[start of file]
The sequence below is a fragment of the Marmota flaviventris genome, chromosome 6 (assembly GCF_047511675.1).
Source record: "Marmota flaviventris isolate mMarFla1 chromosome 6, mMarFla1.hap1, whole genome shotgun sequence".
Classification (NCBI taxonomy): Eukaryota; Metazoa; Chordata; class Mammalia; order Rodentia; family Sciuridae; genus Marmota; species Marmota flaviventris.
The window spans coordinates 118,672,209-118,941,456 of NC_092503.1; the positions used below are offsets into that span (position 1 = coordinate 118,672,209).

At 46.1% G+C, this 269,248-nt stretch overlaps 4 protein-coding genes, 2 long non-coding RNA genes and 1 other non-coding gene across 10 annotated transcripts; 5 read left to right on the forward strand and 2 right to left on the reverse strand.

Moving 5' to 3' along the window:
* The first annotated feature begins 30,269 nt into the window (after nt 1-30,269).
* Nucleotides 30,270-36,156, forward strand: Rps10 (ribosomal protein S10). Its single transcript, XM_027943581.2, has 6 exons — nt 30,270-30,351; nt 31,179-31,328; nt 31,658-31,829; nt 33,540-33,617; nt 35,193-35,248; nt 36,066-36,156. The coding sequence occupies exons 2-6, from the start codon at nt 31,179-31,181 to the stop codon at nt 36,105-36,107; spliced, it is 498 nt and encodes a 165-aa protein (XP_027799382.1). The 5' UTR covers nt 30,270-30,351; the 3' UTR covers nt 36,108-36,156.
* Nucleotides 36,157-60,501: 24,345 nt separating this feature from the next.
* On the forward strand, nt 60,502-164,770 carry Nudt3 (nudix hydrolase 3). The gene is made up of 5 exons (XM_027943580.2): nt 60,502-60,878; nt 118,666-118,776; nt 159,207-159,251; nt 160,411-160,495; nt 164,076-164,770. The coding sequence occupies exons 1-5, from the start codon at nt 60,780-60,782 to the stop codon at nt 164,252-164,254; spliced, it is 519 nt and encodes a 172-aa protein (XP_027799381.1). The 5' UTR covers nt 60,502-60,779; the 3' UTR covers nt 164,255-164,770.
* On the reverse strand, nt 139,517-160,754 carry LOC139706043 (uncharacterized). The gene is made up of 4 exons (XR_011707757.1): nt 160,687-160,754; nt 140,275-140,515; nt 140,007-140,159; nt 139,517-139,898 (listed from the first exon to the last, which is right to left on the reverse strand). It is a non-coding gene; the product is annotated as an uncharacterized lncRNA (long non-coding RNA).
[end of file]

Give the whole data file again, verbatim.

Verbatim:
The sequence below is a fragment of the Marmota flaviventris genome, chromosome 6 (assembly GCF_047511675.1).
Source record: "Marmota flaviventris isolate mMarFla1 chromosome 6, mMarFla1.hap1, whole genome shotgun sequence".
Classification (NCBI taxonomy): Eukaryota; Metazoa; Chordata; class Mammalia; order Rodentia; family Sciuridae; genus Marmota; species Marmota flaviventris.
The window spans coordinates 118,672,209-118,941,456 of NC_092503.1; the positions used below are offsets into that span (position 1 = coordinate 118,672,209).

At 46.1% G+C, this 269,248-nt stretch overlaps 4 protein-coding genes, 2 long non-coding RNA genes and 1 other non-coding gene across 10 annotated transcripts; 5 read left to right on the forward strand and 2 right to left on the reverse strand.

Moving 5' to 3' along the window:
* The first annotated feature begins 30,269 nt into the window (after nt 1-30,269).
* Nucleotides 30,270-36,156, forward strand: Rps10 (ribosomal protein S10). Its single transcript, XM_027943581.2, has 6 exons — nt 30,270-30,351; nt 31,179-31,328; nt 31,658-31,829; nt 33,540-33,617; nt 35,193-35,248; nt 36,066-36,156. The coding sequence occupies exons 2-6, from the start codon at nt 31,179-31,181 to the stop codon at nt 36,105-36,107; spliced, it is 498 nt and encodes a 165-aa protein (XP_027799382.1). The 5' UTR covers nt 30,270-30,351; the 3' UTR covers nt 36,108-36,156.
* Nucleotides 36,157-60,501: 24,345 nt separating this feature from the next.
* On the forward strand, nt 60,502-164,770 carry Nudt3 (nudix hydrolase 3). The gene is made up of 5 exons (XM_027943580.2): nt 60,502-60,878; nt 118,666-118,776; nt 159,207-159,251; nt 160,411-160,495; nt 164,076-164,770. The coding sequence occupies exons 1-5, from the start codon at nt 60,780-60,782 to the stop codon at nt 164,252-164,254; spliced, it is 519 nt and encodes a 172-aa protein (XP_027799381.1). The 5' UTR covers nt 60,502-60,779; the 3' UTR covers nt 164,255-164,770.
* On the reverse strand, nt 139,517-160,754 carry LOC139706043 (uncharacterized). The gene is made up of 4 exons (XR_011707757.1): nt 160,687-160,754; nt 140,275-140,515; nt 140,007-140,159; nt 139,517-139,898 (listed from the first exon to the last, which is right to left on the reverse strand). It is a non-coding gene; the product is annotated as an uncharacterized lncRNA (long non-coding RNA).